It is difficult to measure such force distributions 308 accurately, as the portions of the force distribution that are to precisely cancel out may be significantly larger than the signal being measured. If the sensor surfaces are not affixed to the overlay 304 and the support 310, the tensile forces are absent, but the stress distribution 308 close to the near side 302 b of the sensor 302 becomes more concentrated. This leads to analogous problems with uniformity of response and dynamic range in the sensor. These problems are reduced, however, if there is rotational softening present at the sensor that reduces the moment passing through the sensor.
 The application of a moment to a sensor is further described with respect to FIG. 4A, which shows an overlay 404 supported between two sensor assemblies 402 and 403. The overlay 404 is pliable in that it is not completely rigid and may flex in response to an applied force, particularly a force applied at a point distant from a support. The sensor assemblies 402 and 403 are rigid: the sensor assemblies may be formed, for example, using a piezoelectric element. The sensor assemblies 402 and 403 transmit both force and moment to the supports 410. The operator presses on the overlay 404 with a force Ftotal. A force F1 passes to the support 410 through the first sensor assembly 402 and a force F2 passes through the second sensor assembly 403 to the support 410. In equilibrium, Ftotal=F1+F2. Reaction forces F1′ (=−F1) and F2′ (=−F2) develop moments about point P where the force is applied. Due to the rotational stiffness of the sensors, a moment m1 may pass through the first sensor 402 and a moment m2 may pass through the second sensor 403.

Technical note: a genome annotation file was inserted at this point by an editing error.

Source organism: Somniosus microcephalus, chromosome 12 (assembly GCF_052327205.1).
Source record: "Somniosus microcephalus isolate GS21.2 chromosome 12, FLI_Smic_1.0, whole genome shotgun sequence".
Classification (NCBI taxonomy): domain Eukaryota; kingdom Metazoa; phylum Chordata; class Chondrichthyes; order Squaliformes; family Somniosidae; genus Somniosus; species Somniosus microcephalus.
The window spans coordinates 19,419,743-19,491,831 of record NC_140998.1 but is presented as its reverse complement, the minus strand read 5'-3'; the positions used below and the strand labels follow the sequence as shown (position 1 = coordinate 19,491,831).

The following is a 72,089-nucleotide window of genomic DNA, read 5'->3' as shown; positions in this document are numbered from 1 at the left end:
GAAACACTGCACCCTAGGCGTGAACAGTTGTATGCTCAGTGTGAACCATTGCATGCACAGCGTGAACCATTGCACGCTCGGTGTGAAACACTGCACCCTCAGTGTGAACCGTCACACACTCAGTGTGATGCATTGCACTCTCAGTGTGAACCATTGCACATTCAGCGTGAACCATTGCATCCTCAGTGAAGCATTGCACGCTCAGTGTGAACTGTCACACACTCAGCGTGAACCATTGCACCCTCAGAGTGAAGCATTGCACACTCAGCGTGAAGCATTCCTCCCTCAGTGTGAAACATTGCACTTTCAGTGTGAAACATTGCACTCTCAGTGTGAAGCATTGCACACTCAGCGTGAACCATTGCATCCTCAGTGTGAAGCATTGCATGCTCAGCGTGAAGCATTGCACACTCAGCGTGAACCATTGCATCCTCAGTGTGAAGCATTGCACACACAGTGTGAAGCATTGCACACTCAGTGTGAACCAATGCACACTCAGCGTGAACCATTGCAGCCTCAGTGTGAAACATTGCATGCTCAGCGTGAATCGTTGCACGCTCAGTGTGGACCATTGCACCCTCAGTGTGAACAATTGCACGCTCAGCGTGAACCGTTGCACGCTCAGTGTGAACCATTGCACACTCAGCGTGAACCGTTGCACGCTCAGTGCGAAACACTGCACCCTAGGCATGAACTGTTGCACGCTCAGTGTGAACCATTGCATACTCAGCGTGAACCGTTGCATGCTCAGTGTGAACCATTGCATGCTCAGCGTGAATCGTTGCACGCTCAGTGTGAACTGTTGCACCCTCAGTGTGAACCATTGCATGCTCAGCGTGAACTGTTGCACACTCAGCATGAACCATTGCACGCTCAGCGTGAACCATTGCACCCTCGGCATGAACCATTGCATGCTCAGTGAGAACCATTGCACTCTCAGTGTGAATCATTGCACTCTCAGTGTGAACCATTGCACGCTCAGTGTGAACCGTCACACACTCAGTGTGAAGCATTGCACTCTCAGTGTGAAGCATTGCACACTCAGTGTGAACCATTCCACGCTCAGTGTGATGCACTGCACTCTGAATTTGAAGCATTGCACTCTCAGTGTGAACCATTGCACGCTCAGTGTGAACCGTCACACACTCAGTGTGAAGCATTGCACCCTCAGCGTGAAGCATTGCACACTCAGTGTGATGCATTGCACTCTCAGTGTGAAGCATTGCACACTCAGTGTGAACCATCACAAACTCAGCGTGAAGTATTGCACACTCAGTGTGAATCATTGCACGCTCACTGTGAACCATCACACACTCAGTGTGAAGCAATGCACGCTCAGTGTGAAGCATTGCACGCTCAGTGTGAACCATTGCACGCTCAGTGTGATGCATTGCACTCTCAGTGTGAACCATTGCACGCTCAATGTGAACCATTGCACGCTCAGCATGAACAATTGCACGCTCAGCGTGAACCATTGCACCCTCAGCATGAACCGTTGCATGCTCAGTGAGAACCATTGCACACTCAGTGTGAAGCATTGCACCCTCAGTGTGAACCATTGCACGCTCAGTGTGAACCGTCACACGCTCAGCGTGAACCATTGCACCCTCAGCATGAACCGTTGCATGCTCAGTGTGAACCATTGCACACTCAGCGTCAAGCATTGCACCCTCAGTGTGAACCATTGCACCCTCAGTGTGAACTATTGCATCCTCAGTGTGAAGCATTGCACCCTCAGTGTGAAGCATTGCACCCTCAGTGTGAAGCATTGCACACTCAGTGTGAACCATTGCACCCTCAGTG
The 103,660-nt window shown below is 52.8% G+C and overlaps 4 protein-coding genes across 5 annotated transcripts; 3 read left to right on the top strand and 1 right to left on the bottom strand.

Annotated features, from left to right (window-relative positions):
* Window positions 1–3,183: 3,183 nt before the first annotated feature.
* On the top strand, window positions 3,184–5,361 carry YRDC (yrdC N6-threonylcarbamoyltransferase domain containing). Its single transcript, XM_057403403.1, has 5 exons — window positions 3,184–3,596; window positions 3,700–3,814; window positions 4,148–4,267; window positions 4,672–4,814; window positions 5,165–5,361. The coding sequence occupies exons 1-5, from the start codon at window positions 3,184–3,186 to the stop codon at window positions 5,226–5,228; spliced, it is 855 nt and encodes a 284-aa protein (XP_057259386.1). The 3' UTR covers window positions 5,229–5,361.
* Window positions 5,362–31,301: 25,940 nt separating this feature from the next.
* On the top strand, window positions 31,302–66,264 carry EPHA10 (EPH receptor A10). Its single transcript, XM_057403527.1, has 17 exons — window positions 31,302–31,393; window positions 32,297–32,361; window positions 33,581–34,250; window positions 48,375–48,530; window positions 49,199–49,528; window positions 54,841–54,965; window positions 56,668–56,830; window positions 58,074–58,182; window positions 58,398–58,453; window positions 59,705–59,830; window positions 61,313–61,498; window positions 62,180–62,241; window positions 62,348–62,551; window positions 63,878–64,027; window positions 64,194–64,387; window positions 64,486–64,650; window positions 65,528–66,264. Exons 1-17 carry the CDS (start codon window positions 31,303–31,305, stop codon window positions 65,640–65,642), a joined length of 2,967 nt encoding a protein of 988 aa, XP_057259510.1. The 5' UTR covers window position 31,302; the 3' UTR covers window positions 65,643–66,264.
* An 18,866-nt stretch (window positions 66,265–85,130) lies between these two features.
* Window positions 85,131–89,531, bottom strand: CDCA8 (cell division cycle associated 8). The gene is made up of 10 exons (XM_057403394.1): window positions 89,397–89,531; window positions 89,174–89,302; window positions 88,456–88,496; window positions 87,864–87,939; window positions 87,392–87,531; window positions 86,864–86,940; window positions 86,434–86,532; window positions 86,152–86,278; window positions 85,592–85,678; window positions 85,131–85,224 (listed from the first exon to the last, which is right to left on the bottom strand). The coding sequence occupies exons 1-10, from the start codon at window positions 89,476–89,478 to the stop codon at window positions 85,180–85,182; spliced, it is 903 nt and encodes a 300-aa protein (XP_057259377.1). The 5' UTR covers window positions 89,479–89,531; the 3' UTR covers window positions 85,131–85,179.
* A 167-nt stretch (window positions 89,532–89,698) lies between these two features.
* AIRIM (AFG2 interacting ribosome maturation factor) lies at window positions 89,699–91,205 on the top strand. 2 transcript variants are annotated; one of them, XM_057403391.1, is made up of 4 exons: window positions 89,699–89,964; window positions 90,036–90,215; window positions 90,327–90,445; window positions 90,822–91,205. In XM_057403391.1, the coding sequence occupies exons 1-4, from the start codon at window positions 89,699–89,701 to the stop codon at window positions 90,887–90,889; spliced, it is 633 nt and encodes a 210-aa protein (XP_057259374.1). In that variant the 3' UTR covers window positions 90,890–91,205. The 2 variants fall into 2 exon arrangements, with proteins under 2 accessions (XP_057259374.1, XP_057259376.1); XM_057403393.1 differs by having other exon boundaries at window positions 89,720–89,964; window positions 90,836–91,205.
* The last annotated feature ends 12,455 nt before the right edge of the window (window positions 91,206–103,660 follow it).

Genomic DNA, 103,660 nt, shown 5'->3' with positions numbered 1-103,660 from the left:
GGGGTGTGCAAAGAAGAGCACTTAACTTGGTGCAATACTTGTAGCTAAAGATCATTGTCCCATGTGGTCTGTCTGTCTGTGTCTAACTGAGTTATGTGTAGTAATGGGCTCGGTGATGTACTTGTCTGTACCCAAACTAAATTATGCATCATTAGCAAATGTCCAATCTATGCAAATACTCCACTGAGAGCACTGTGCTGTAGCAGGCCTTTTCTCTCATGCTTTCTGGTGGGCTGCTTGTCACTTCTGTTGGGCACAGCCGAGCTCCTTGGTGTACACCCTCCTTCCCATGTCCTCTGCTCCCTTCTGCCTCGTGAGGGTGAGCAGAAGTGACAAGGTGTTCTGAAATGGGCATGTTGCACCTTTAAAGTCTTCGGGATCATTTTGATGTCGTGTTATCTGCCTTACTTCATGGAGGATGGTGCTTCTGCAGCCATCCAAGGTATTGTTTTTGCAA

In equilibrium, the moments and forces conform to the condition:
F 1 *x 1 −m 1 =F 2 *x 2 −m 2 (1)
 where x1 is the distance from the first sensor 402 to the point P, and x2 is the distance from the second sensor 403 to the point P. It should be noted that in the equations presented herein, the variables are be represented by their positive magnitudes, although other sign conventions are possible.